• For more race details and a map of the route, click here.
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By Katy Healey
WORLD-HERALD STAFF WRITER
There are piles of Sam and Louie’s pizza boxes in Kevin Bonney’s office. On chairs, tables and the floor. More than 200 in all.
Each box represents a company, and in the box are employees’ race bibs for the 32nd annual Corporate Cup. It’s the easiest way to organize them, said Bonney, the race director.
The race — one of the largest in the metro area — is Sunday morning.
“It’s for the avid runner who wants to compete in the 6.2-mile race, or you can walk with your family and friends and co-workers on the two-mile course and support a good cause,” he said.
At least 10,000 people have signed up to participate. Organizers expect up to 3,000 more to register by the 9 a.m. start.
The Nebraska chapter of the American Lung Association hosts the race. It’s the group’s only fundraiser, “so we try to do it well,” Bonney added.
The Corporate Cup typically raises between $300,000 and $400,000.
Most of the proceeds go to Camp Superkids. The weeklong camp near South Bend, Neb., is for 7- to 14-year-olds with moderate to severe asthma and offers horseback riding, swimming and bonfires.
Spencer Ryan, 10, of Council Bluffs attends the camp every year. He was diagnosed with asthma when he was 3 years old. He couldn’t do much, such as play sports or do things outdoors, even with medication.
“Teachers were afraid of letting him participate in gym class,” said his mom, Michele Ryan. “At recess they treated him like he was in this bubble. He was isolated from everybody.”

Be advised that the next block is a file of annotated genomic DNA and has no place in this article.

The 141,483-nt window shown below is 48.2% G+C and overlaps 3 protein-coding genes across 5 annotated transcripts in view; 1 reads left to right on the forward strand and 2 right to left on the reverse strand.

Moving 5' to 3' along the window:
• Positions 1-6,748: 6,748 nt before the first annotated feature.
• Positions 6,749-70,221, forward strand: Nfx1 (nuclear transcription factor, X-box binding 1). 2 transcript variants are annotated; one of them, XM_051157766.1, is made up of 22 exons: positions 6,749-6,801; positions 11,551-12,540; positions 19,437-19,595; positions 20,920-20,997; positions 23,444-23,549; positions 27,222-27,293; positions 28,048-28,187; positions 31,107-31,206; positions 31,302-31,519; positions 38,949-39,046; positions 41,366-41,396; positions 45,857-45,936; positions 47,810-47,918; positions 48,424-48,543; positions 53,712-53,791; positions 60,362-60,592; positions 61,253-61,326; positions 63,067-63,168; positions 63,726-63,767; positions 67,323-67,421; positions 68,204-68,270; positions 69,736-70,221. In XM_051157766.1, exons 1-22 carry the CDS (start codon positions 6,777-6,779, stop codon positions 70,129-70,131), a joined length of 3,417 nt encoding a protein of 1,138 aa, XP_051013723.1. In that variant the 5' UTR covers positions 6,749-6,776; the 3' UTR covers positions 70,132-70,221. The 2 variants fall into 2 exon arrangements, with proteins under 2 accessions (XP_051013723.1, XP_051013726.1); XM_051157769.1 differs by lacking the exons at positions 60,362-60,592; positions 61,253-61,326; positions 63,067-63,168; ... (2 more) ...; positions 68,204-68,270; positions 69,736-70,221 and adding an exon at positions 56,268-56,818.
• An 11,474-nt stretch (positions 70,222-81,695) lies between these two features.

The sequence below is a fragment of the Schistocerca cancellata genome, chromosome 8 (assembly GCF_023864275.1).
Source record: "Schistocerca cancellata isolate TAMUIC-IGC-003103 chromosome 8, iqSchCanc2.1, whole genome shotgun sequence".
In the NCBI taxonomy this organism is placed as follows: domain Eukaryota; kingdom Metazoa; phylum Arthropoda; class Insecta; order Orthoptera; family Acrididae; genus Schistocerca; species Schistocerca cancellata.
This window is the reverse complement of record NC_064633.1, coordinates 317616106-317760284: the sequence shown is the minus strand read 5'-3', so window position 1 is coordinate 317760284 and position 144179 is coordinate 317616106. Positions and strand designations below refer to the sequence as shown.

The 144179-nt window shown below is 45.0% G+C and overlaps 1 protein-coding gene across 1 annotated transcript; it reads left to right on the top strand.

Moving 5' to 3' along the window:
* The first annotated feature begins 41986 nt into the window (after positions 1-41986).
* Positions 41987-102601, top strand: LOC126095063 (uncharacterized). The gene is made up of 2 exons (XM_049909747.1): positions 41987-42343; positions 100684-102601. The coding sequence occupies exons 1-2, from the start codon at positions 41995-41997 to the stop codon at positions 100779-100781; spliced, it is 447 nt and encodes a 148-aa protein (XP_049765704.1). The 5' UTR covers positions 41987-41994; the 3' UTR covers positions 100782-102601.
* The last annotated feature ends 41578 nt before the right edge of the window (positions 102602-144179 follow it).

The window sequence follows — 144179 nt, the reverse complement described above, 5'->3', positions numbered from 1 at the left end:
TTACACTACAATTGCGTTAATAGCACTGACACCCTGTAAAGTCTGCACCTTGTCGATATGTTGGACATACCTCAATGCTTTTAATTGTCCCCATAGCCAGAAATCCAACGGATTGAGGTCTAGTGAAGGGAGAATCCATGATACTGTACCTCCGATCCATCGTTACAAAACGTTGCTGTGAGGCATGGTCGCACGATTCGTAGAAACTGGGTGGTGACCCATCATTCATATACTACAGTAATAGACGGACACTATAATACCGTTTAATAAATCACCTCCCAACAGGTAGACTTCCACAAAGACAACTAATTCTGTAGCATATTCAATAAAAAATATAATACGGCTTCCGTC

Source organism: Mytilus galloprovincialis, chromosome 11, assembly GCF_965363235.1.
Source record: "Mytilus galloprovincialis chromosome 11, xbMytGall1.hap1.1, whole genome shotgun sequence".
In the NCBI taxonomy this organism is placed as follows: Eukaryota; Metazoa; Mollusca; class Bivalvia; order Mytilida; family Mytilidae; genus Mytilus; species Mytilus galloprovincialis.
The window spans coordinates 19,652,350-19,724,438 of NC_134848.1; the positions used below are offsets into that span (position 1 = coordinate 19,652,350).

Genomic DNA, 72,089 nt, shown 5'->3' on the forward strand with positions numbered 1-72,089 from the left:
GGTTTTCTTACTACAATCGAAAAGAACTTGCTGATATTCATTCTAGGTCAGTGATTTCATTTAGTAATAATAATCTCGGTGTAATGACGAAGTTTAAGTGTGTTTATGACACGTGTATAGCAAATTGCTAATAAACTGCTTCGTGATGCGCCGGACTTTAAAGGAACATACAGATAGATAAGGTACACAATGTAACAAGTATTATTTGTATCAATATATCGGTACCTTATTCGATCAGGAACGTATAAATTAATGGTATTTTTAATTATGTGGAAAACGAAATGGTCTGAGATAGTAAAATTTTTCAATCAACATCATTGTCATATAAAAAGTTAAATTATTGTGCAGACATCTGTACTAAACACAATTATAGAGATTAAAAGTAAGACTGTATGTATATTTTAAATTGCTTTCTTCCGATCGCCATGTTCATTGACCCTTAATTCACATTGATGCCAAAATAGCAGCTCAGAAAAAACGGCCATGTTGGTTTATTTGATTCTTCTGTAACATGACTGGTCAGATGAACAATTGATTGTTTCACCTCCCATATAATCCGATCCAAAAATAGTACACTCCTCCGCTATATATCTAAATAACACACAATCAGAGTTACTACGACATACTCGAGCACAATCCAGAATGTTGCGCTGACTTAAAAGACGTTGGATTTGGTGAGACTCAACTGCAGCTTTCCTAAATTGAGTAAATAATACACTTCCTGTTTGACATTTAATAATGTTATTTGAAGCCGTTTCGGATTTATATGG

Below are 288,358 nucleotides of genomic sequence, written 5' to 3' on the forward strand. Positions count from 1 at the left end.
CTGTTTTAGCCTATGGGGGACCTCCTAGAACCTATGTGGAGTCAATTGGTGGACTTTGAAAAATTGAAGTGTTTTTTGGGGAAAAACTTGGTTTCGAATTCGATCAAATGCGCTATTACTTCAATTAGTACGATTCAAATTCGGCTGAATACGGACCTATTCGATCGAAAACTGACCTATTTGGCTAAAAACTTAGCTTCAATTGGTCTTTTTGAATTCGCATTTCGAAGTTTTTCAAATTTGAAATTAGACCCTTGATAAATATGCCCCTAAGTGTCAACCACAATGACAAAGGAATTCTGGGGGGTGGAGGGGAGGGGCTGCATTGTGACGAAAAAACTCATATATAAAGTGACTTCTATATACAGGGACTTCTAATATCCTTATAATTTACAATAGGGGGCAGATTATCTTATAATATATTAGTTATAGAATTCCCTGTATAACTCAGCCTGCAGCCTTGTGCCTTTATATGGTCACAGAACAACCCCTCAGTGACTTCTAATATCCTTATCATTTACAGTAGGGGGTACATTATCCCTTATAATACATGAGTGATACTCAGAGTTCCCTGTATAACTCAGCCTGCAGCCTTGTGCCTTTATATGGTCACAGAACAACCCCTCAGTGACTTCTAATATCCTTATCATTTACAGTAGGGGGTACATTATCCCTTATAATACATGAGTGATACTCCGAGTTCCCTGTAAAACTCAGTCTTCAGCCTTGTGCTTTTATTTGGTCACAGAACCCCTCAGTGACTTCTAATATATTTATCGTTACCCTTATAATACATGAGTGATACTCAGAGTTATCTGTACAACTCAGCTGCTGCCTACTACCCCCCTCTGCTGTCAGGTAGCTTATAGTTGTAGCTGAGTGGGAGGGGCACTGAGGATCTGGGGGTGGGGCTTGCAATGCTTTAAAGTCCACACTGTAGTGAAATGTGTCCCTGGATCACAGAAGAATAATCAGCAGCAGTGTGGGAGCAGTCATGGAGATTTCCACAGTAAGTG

Since Spencer visited a specialist a few years ago, his asthma is under control, and his mother said he’s “a totally different kid.”
At Camp Superkids, he can be himself. Bonney said the camp counselors teach the kids about living safely with asthma, too.
“It’s an opportunity for them to realize that they’re not the only ones that have the disease,” he said.
Most participants in Sunday’s race registered for the event with their employer.
Alegent Creighton Health, with more than 800 participants, will likely be the company with the most employees registered to run.
Walgreens and First National Bank each has more than 500 employees signed up.
Runners can sign up as individuals, too. Online registration closes at 5 p.m. on Friday. Race-day registration begins Sunday at 6:30 a.m.
The race starts at 19th and Chicago Streets near the Civic Auditorium. The course will be closed to traffic between 8:30 a.m. and 10:30 a.m.
Visit omahacorporatecup.org to see the race map and for more information.
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